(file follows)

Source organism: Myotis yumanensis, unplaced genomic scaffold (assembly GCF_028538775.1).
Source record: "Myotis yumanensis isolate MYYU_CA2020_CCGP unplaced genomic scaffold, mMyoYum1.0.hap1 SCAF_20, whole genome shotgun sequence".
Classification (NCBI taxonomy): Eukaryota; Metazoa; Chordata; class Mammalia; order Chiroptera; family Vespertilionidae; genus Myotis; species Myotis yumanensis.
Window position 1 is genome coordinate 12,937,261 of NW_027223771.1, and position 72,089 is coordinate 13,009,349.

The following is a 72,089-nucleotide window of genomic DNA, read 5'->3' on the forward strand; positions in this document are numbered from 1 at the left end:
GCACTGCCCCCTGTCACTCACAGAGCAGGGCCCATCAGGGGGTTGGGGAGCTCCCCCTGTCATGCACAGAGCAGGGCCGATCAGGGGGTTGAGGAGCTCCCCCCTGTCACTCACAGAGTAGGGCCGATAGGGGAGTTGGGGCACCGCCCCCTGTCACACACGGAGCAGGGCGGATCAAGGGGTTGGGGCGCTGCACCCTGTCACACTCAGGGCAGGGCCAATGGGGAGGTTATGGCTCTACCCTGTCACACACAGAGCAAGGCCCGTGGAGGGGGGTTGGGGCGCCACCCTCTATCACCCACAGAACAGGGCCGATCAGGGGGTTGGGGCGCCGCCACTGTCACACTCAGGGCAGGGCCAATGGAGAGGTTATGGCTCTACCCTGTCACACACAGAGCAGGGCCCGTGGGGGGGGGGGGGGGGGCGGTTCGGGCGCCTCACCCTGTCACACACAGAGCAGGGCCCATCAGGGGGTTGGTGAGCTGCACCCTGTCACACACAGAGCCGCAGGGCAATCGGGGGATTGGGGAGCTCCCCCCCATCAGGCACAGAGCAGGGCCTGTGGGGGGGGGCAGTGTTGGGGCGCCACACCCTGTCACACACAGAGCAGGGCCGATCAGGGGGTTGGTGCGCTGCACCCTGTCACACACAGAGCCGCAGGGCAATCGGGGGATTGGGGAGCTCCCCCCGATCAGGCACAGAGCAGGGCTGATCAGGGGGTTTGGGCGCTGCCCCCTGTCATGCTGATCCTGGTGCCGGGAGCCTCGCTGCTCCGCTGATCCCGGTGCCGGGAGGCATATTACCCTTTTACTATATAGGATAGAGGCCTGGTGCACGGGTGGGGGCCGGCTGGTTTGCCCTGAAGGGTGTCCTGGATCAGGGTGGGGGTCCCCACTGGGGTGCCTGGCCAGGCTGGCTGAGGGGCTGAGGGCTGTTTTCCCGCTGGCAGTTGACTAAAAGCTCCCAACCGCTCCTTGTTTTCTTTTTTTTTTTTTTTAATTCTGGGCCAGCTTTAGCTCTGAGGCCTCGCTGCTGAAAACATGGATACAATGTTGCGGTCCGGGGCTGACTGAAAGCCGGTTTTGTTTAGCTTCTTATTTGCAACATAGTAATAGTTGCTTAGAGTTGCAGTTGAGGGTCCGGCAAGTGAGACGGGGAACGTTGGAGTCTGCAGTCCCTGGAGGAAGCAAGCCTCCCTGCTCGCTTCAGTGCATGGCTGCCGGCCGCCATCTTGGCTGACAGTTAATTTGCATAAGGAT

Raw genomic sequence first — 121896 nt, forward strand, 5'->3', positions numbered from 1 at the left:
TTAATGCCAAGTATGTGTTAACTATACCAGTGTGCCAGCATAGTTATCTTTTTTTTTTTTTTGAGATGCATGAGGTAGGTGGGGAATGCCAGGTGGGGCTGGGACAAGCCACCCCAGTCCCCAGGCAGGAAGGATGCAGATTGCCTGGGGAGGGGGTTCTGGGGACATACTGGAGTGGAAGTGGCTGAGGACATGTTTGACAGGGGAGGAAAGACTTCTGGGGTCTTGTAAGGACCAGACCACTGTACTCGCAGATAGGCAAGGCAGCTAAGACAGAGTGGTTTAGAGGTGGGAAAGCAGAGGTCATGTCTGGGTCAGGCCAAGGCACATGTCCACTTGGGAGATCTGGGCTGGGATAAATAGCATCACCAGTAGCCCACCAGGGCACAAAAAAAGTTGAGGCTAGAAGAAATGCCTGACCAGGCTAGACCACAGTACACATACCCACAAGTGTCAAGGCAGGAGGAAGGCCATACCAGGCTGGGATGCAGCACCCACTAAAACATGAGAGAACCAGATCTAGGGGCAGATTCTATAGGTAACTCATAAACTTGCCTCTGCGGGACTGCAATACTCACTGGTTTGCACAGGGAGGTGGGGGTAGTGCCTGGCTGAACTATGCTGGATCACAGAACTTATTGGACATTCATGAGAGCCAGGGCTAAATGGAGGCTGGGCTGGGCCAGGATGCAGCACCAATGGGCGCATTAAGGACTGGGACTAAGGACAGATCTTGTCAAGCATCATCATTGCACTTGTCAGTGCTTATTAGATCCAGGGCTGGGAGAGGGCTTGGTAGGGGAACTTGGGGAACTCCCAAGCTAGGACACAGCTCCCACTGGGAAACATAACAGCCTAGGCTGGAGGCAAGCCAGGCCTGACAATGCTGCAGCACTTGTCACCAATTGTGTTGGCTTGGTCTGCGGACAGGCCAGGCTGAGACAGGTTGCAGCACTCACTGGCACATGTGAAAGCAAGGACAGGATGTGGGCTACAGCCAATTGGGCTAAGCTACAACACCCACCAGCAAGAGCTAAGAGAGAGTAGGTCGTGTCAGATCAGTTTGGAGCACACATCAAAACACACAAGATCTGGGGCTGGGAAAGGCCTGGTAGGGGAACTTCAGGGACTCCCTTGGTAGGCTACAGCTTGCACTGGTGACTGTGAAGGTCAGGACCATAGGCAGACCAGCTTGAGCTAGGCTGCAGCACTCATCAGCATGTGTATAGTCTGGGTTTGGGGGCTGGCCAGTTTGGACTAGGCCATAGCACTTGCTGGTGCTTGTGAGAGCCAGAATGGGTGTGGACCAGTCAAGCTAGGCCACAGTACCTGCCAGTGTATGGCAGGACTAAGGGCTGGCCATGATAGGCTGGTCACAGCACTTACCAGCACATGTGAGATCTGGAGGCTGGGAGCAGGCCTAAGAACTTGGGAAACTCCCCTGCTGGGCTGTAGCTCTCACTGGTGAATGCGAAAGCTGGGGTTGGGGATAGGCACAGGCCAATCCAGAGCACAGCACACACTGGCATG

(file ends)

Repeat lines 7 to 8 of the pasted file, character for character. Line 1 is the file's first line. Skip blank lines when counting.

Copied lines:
Raw genomic sequence first — 121896 nt, forward strand, 5'->3', positions numbered from 1 at the left:
TTAATGCCAAGTATGTGTTAACTATACCAGTGTGCCAGCATAGTTATCTTTTTTTTTTTTTTGAGATGCATGAGGTAGGTGGGGAATGCCAGGTGGGGCTGGGACAAGCCACCCCAGTCCCCAGGCAGGAAGGATGCAGATTGCCTGGGGAGGGGGTTCTGGGGACATACTGGAGTGGAAGTGGCTGAGGACATGTTTGACAGGGGAGGAAAGACTTCTGGGGTCTTGTAAGGACCAGACCACTGTACTCGCAGATAGGCAAGGCAGCTAAGACAGAGTGGTTTAGAGGTGGGAAAGCAGAGGTCATGTCTGGGTCAGGCCAAGGCACATGTCCACTTGGGAGATCTGGGCTGGGATAAATAGCATCACCAGTAGCCCACCAGGGCACAAAAAAAGTTGAGGCTAGAAGAAATGCCTGACCAGGCTAGACCACAGTACACATACCCACAAGTGTCAAGGCAGGAGGAAGGCCATACCAGGCTGGGATGCAGCACCCACTAAAACATGAGAGAACCAGATCTAGGGGCAGATTCTATAGGTAACTCATAAACTTGCCTCTGCGGGACTGCAATACTCACTGGTTTGCACAGGGAGGTGGGGGTAGTGCCTGGCTGAACTATGCTGGATCACAGAACTTATTGGACATTCATGAGAGCCAGGGCTAAATGGAGGCTGGGCTGGGCCAGGATGCAGCACCAATGGGCGCATTAAGGACTGGGACTAAGGACAGATCTTGTCAAGCATCATCATTGCACTTGTCAGTGCTTATTAGATCCAGGGCTGGGAGAGGGCTTGGTAGGGGAACTTGGGGAACTCCCAAGCTAGGACACAGCTCCCACTGGGAAACATAACAGCCTAGGCTGGAGGCAAGCCAGGCCTGACAATGCTGCAGCACTTGTCACCAATTGTGTTGGCTTGGTCTGCGGACAGGCCAGGCTGAGACAGGTTGCAGCACTCACTGGCACATGTGAAAGCAAGGACAGGATGTGGGCTACAGCCAATTGGGCTAAGCTACAACACCCACCAGCAAGAGCTAAGAGAGAGTAGGTCGTGTCAGATCAGTTTGGAGCACACATCAAAACACACAAGATCTGGGGCTGGGAAAGGCCTGGTAGGGGAACTTCAGGGACTCCCTTGGTAGGCTACAGCTTGCACTGGTGACTGTGAAGGTCAGGACCATAGGCAGACCAGCTTGAGCTAGGCTGCAGCACTCATCAGCATGTGTATAGTCTGGGTTTGGGGGCTGGCCAGTTTGGACTAGGCCATAGCACTTGCTGGTGCTTGTGAGAGCCAGAATGGGTGTGGACCAGTCAAGCTAGGCCACAGTACCTGCCAGTGTATGGCAGGACTAAGGGCTGGCCATGATAGGCTGGTCACAGCACTTACCAGCACATGTGAGATCTGGAGGCTGGGAGCAGGCCTAAGAACTTGGGAAACTCCCCTGCTGGGCTGTAGCTCTCACTGGTGAATGCGAAAGCTGGGGTTGGGGATAGGCACAGGCCAATCCAGAGCACAGCACACACTGGCATG